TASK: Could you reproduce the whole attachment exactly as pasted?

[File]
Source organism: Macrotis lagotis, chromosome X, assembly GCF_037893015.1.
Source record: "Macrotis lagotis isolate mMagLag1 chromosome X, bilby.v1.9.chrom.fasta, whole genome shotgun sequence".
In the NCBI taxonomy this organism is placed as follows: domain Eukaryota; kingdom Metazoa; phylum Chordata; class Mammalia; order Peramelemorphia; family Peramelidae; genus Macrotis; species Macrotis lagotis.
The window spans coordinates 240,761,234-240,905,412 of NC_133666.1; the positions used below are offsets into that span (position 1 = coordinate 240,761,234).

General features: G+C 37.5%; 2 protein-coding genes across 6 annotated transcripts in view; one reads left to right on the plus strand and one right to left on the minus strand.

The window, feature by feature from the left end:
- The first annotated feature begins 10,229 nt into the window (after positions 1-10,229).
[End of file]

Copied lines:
Source organism: Macrotis lagotis, chromosome X, assembly GCF_037893015.1.
Source record: "Macrotis lagotis isolate mMagLag1 chromosome X, bilby.v1.9.chrom.fasta, whole genome shotgun sequence".
In the NCBI taxonomy this organism is placed as follows: domain Eukaryota; kingdom Metazoa; phylum Chordata; class Mammalia; order Peramelemorphia; family Peramelidae; genus Macrotis; species Macrotis lagotis.
The window spans coordinates 240,761,234-240,905,412 of NC_133666.1; the positions used below are offsets into that span (position 1 = coordinate 240,761,234).

General features: G+C 37.5%; 2 protein-coding genes across 6 annotated transcripts in view; one reads left to right on the plus strand and one right to left on the minus strand.

The window, feature by feature from the left end:
- The first annotated feature begins 10,229 nt into the window (after positions 1-10,229).